I left the other five eggs of each color plain with no sanding sugar because I had great, failtastic plans ahead of me coinciding with a minor meltdown. Just another normal Saturday!
But look, so sparkly! Also pictured, a husband happy his wife stopped bugging him when playing the new Battlefield game. Clearly they're eggs. Clearly.

'Bout to get real desperate up in here.
Now, about my shortcomings. Adding a design to cake pops with melted chocolate is ridiculously hard. There's this golden moment of opportunity that lasts for about 4 minutes where the chocolate is the precise temperature to pipe without it going everywhere or hardening up and exploding out of your piping tip when you push too hard. I wanted to attempt to avoid this frustration, so I got out some light Karo syrup, a couple paintbrushes, and my sanding sugar. My plan: to paint lines and zigzags on the eggs with the syrup and coat the syrup with sanding sugar to make a decorated Easter egg. The end result: too ugly to post pictures. I needed better, smaller brushes and more patience for this to work. I will revisit it again one day, but in the meantime, I was ready to go throw these remaining eggs at my own car for my awful execution of them. However, I took a deep breath and came up with a new idea because I couldn't bear to waste any cake. It hurts my soul when cake is wasted.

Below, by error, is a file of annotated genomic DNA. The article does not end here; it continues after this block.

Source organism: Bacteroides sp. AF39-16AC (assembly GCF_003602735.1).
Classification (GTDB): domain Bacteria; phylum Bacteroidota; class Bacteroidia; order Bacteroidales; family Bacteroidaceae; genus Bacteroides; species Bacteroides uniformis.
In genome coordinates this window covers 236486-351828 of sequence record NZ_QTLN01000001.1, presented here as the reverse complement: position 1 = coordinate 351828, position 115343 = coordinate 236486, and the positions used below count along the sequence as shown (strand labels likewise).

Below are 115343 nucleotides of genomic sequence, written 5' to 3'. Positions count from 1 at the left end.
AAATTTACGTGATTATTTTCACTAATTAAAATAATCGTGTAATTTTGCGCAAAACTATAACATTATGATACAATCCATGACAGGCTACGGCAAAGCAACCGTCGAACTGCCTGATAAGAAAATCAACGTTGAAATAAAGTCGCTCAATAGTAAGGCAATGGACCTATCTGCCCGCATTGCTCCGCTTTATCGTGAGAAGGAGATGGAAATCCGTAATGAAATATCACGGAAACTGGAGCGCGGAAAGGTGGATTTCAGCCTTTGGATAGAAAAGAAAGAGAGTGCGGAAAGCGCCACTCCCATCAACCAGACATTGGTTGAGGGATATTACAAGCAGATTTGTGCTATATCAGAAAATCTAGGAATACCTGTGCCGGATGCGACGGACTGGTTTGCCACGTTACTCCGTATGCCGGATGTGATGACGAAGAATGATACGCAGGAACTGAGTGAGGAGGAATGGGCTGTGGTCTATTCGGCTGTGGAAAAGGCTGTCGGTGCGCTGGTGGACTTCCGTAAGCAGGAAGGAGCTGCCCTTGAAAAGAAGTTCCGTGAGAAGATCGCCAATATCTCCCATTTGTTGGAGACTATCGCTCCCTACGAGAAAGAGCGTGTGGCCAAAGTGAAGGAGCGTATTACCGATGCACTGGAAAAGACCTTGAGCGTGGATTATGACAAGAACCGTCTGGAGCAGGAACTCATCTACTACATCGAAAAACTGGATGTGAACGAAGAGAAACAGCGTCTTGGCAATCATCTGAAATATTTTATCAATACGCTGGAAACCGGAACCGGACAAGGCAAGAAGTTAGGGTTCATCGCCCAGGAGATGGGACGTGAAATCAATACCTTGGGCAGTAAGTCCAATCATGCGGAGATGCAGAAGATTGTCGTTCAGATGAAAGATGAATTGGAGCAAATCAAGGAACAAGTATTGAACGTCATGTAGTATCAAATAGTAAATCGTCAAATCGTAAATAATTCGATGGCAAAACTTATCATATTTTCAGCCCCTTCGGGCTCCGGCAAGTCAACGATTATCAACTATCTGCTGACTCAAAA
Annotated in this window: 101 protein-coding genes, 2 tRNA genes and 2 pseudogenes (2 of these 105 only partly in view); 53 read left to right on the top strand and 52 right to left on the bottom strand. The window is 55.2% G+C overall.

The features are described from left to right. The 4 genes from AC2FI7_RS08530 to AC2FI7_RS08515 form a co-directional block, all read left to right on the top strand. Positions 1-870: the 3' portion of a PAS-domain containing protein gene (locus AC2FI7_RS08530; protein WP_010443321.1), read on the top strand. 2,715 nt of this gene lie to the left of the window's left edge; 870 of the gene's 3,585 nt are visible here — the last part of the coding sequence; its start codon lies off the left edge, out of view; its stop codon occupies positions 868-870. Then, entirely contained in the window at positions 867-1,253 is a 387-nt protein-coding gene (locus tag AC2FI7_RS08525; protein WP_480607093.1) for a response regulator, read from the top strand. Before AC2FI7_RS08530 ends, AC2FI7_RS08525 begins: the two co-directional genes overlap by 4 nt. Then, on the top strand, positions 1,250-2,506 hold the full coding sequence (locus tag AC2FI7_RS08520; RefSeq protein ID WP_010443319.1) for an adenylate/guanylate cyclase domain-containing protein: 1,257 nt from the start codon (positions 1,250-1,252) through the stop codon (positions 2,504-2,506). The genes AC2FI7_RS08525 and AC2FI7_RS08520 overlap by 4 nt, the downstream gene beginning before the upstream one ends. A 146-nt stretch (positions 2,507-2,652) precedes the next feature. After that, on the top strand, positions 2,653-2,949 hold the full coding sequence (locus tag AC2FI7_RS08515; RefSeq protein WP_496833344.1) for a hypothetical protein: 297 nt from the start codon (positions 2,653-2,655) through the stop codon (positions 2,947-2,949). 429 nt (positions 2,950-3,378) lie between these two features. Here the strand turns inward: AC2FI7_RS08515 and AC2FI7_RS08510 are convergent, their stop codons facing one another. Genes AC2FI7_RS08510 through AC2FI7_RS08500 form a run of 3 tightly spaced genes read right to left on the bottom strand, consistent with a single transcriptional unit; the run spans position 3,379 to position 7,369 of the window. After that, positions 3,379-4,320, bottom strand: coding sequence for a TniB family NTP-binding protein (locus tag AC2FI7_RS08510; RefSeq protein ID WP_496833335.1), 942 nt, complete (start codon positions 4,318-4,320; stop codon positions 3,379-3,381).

Thank God for sprinkles. They've saved me time and time again.
This will come together, I promise.
Fortunately I had a moment of pure brilliance and scoured my pantry for star sprinkles (like you're surprised I have these just laying around). I pulled out enough orange sprinkles as I had plain eggs and found my food-safe pen. Once the plain eggs had completely dried, I took my paintbrush, dipped it into my small bowl of syrup, placed a small dab of syrup in the middle of the egg, and then pushed an orange star onto the syrup with a small bit of pressure to get it to stick. Walla- a beak!

He only looks sad because he knows I'm going to eat him.
Then I took my pen and drew on tiny little eyeballs. I suppose if you had planned to make chicks originally, you could've added small wings to the sides by shaping a few little pieces of your cake mix into triangles and adding them to the sides of the eggs after you shaped them. Or you could find other sprinkles in an angled shape. I was winging it sans wings in this case. The irony is not lost on me.